After reading this review, I have to read this book! For my second bachelor’s degree, I majored in Popular Culture and a large part of that study was looking at icons, mostly 20th Century figures and understanding their contexts and impact to the society built around them. In his new book, , Martin Kemp examines some of the most important images turned icons throughout history. In his review of Kemp’s book, Ed Voves for the California Literary Review writes how Kemp hit the nail on the head for most of his analysis, even if he may have missed for a couple of subjects.
It is still shocking to see the photo of Kim Phuc, a nine-year old Vietnamese girl screaming in pain, her naked body seared by napalm in 1972. I am old enough to remember seeing the Associated Press photo when it first hit the front pages of newspapers. The Vietnam War had been shredding bodies and hopes for so long that it hardly seemed possible that a single image of human conflict could pierce through the war’s futility and touch our hearts.
And then photographer Nick Ut captured “The Girl in the Picture” on film. He aimed his Leica M-2 camera and with one quick “click,” Phan Thi Kim Phuc, became a symbol of the horror of the Vietnam War and by extension all wars.
“The Girl in the Picture” is one of eleven images which have achieved the status of icons. These instantly recognizable images are the subjects of Martin Kemp’s new book, Christ to Coke. Kemp, a leading authority on the work of Leonardo da Vinci, analyses the process by which certain statues, paintings, photos, commercial “brands” and scientific formulas grab onto our imaginations and won’t let go.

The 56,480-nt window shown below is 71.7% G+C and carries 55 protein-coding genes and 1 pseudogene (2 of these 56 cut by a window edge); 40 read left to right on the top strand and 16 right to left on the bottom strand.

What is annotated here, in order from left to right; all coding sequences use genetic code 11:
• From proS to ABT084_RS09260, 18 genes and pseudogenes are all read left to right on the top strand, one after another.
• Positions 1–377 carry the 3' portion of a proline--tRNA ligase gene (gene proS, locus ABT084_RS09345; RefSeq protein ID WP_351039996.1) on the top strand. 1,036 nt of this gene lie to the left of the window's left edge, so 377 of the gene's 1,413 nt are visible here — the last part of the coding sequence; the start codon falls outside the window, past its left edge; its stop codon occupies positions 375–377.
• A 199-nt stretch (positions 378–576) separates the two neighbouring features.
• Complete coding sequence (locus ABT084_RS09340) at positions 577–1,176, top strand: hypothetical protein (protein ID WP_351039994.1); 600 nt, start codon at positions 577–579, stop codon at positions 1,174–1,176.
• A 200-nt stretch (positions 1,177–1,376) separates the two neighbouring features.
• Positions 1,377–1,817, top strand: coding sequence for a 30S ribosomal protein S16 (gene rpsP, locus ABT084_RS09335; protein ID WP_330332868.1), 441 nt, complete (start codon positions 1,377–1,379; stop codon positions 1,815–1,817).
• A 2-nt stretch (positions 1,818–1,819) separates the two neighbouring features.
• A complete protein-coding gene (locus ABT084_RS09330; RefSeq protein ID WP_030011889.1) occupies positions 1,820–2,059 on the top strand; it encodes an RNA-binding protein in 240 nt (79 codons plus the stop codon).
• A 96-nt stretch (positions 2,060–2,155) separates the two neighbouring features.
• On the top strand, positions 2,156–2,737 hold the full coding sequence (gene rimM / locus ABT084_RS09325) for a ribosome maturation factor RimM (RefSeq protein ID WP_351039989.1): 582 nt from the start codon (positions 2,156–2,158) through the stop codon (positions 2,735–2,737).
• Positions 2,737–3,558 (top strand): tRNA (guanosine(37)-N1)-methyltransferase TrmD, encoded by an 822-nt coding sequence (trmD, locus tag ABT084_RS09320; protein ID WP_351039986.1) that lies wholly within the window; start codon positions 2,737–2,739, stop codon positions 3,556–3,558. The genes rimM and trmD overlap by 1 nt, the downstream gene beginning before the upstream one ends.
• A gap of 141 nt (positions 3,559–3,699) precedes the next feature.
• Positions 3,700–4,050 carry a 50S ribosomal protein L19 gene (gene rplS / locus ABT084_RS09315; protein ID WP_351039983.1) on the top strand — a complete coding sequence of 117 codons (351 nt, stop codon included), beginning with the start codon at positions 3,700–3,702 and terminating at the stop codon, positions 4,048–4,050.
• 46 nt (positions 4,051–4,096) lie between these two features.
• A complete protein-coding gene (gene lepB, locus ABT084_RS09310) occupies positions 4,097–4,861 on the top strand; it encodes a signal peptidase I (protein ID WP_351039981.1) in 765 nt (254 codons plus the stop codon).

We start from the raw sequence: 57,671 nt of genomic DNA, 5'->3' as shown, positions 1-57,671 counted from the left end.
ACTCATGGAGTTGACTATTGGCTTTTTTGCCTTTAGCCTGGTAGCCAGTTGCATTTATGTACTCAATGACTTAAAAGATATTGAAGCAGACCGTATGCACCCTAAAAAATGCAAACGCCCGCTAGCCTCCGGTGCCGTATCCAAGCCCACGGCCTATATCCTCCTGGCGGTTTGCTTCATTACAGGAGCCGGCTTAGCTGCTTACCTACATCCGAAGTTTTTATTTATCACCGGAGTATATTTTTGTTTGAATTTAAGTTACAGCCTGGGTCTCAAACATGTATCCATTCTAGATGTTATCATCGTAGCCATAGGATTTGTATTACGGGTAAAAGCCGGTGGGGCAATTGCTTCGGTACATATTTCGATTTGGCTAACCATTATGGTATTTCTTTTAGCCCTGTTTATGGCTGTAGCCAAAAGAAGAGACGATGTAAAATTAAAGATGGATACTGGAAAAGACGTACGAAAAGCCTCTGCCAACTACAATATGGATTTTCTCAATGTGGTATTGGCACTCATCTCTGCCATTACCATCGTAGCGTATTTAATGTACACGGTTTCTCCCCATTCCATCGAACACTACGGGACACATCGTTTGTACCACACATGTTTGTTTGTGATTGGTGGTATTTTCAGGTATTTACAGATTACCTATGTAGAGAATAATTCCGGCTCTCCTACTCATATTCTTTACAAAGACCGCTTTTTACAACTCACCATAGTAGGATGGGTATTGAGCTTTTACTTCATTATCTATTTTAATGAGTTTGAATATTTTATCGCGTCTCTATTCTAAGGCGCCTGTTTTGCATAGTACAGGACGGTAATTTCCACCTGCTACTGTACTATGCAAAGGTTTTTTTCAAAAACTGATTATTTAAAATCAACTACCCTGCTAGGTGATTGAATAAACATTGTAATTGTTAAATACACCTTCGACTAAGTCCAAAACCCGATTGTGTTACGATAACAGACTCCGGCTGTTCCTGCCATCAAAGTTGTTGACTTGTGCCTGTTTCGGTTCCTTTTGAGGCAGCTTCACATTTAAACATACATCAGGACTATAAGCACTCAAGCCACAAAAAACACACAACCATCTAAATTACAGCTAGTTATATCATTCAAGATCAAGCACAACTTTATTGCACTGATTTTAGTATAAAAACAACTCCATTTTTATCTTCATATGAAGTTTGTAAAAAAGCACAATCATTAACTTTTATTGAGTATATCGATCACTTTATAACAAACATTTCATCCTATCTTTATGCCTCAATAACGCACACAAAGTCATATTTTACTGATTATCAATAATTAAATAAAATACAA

Read the rest of the review Book Review: Christ to Coke: How Image Becomes Icon by Martin Kemp | California Literary Review.
The New York Post reports that a painting described as a fake Leonardo Da Vinci masterpiece is actually real. The portrait of a young girl is believed to be Bianca Sforza, the daughter of Duke of Milan Ludovico Sforza.
A painting that was once dismissed as a Leonardo Da Vinci forgery has been hailed as genuine by a British expert.
Martin Kemp, emeritus professor of art history at Oxford University, said Wednesday that La Bella Principessa — once deemed to be a 19th century pastiche — is in fact a Da Vinci masterpiece, and he has traced the 15th century book from which he believes the portrait was ripped to prove his claim.
Kemp tracked down a volume of eulogies about Ludovico Sforza, who was the Duke of Milan between 1489 and 1508 and Da Vinci’s patron, and discovered the book had a page missing.
Three stitch holes in the left hand margin where the page had been removed from the book corresponded “very closely” to the holes in La Bella Principessa, he said.
He is convinced that the work, which shows a profile portrait of a young woman in Renaissance costume, is of Bianca, Sforza’s illegitimate daughter.